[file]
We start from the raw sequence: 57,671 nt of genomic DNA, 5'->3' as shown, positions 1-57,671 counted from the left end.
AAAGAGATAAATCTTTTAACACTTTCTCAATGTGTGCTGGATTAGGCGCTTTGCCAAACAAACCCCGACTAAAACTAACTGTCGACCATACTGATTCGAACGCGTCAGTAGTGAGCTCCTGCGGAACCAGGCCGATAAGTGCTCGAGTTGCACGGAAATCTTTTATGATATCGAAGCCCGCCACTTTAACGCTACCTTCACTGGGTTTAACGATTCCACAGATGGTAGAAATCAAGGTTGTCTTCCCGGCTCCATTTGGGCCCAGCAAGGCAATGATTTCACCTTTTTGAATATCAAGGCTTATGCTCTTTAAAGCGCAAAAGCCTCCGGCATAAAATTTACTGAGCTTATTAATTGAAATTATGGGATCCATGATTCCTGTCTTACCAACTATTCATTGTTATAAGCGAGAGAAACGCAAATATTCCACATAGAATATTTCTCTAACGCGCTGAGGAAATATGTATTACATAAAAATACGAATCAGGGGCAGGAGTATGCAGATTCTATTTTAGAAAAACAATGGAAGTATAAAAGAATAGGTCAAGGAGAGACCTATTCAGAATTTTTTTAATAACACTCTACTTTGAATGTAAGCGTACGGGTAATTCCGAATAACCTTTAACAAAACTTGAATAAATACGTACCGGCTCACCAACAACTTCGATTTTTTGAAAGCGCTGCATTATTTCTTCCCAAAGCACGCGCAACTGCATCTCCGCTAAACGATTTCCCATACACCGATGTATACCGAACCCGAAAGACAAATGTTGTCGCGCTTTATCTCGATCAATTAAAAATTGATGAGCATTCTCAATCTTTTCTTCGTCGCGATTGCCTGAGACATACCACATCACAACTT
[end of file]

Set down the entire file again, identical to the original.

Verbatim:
We start from the raw sequence: 57,671 nt of genomic DNA, 5'->3' as shown, positions 1-57,671 counted from the left end.
AAAGAGATAAATCTTTTAACACTTTCTCAATGTGTGCTGGATTAGGCGCTTTGCCAAACAAACCCCGACTAAAACTAACTGTCGACCATACTGATTCGAACGCGTCAGTAGTGAGCTCCTGCGGAACCAGGCCGATAAGTGCTCGAGTTGCACGGAAATCTTTTATGATATCGAAGCCCGCCACTTTAACGCTACCTTCACTGGGTTTAACGATTCCACAGATGGTAGAAATCAAGGTTGTCTTCCCGGCTCCATTTGGGCCCAGCAAGGCAATGATTTCACCTTTTTGAATATCAAGGCTTATGCTCTTTAAAGCGCAAAAGCCTCCGGCATAAAATTTACTGAGCTTATTAATTGAAATTATGGGATCCATGATTCCTGTCTTACCAACTATTCATTGTTATAAGCGAGAGAAACGCAAATATTCCACATAGAATATTTCTCTAACGCGCTGAGGAAATATGTATTACATAAAAATACGAATCAGGGGCAGGAGTATGCAGATTCTATTTTAGAAAAACAATGGAAGTATAAAAGAATAGGTCAAGGAGAGACCTATTCAGAATTTTTTTAATAACACTCTACTTTGAATGTAAGCGTACGGGTAATTCCGAATAACCTTTAACAAAACTTGAATAAATACGTACCGGCTCACCAACAACTTCGATTTTTTGAAAGCGCTGCATTATTTCTTCCCAAAGCACGCGCAACTGCATCTCCGCTAAACGATTTCCCATACACCGATGTATACCGAACCCGAAAGACAAATGTTGTCGCGCTTTATCTCGATCAATTAAAAATTGATGAGCATTCTCAATCTTTTCTTCGTCGCGATTGCCTGAGACATACCACATCACAACTT